In his article, Garrett talks about the potential costs of creating a single European currency and a single monetary policy for all EU members. He also looks at three other factors that will influence the domestic effects of joining: the extent to which countries’ central banks are already independent from political control, the extent to which their labor market institutions can coordinate the workforce to contain wage increases, and the extent to which countries trade with each other.

“This critically important economic initiative has very deep political roots that go back to more than a century of instability in Europe and, most importantly, the series of wars between France and Germany,” says Garrett. “What interests me is how the politics and economics fit together.

It’s very different from a corporate strategy view of Europe which looks at EMU’s impact on this or that type of multinational. At the same time, corporations do need to know what this new Europe will look like if they are to make informed decisions.”

Garrett was born in Australia, earned his BA at the Australian National University and his MA and PhD at Duke University. He taught at Oxford and Stanford before coming to Wharton in 1995.

His forthcoming book, titled Partisan Politics in the Global Economy, argues against the idea that globalization of the economy has fundamentally reduced national autonomy, suggesting instead that there are many ways to successfully compete and also retain national economic identity.

Below, he discusses key issues and important players in the move towards European integration.

EMU: Pros and Cons

“EMU makes a lot of sense for countries that are part of the European ‘core’, meaning those countries that do substantial trade with Germany and have symmetrical business cycles.

Governments from other countries might want to be in EMU for a different reason. Joining EMU, they feel, might actually reduce the power of the German Bundesbank over their economic policies. The bigger the monetary union and the more members in it, the less the monetary union is likely to be dominated by German-style concerns — price stability above all else.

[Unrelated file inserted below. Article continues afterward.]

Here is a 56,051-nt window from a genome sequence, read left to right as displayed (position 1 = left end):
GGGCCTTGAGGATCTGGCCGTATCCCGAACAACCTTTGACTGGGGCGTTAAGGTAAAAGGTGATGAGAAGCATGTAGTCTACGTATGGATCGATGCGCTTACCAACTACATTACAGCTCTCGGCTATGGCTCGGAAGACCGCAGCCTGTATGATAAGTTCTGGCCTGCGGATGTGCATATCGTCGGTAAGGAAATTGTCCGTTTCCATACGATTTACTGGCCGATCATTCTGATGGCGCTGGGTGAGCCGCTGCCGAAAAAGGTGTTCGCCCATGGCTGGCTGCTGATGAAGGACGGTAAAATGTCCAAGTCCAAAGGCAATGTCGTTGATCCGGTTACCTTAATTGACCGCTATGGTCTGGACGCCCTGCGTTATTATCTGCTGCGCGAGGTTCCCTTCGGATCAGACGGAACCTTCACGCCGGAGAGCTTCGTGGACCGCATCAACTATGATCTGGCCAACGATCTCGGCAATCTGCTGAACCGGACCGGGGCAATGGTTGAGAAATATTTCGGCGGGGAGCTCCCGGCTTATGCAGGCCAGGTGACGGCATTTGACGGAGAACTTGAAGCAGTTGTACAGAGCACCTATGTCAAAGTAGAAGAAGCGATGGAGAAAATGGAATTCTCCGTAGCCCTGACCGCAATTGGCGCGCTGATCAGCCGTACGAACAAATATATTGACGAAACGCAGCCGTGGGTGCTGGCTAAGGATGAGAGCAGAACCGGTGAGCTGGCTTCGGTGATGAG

In my article in the Financial Times, I speculated on the predicaments of different EU members. Participation in EMU is an easy decision for Austria, Germany, Luxembourg and the Netherlands. These countries already have delegated monetary authority to institutions that are insulated from political control, most importantly the German Bundesbank. As a result, the dislocations from the transition to monetary union would be small. Labor market institutions are also quite encompassing in these countries, and hence the labor market is likely to respond efficiently to EMU. Moreover, these countries form a tight trading bloc and their business cycles are highly correlated.

The UK is at the other end of the spectrum. The Bank of England continues to be heavily influenced by the government. British labor market institutions have become very fragmented following the Thatcher decade. The British economy is not well integrated into Europe in terms of trade and business cycles.

The bulk of EU members lie in between these two extremes. The most important case is France. The Bank of France is relatively independent but French labor market institutions are weak. Furthermore, intra-European trade is not so important for the French economy as for the members of the EU core.

I believe that there will be a monetary union in 1999. The political importance of maintaining the pace of European integration will overcome other misgivings. But this EMU will be small, comprising only France and the tight “DMzone” — Austria, Germany, Luxembourg and the Netherlands. Is that good? For the DM-zone, absolutely. They are the ones that should be in it. France fits into this category, but for political rather than economic reasons. Belgium ought to be in it as well because its economy is intimately tied to Germany’s. But Belgium radically violates the convergence criteria because it has the largest public debt of any European country. If you let Belgium in, it becomes very difficult to exclude anybody else.

The question for Europe is, will this small group of tightly-linked countries within a larger free trade area be a magnet that will attract other countries over time, so that perhaps in five years or so Italy, Spain and Portugal will join this monetary union? That’s the optimists’ view.

The pessimists’ view is no, there will be a big barrier created in Europe in the form of a small core of countries that is tightly integrated in almost all ways. These countries will probably attempt real foreign policy cooperation as well, which in the past has been impossible for Europe. Witness Bosnia, which has been a disaster for European foreign policy. The negative view says there will be a big barrier around this small European core and everyone else will lose.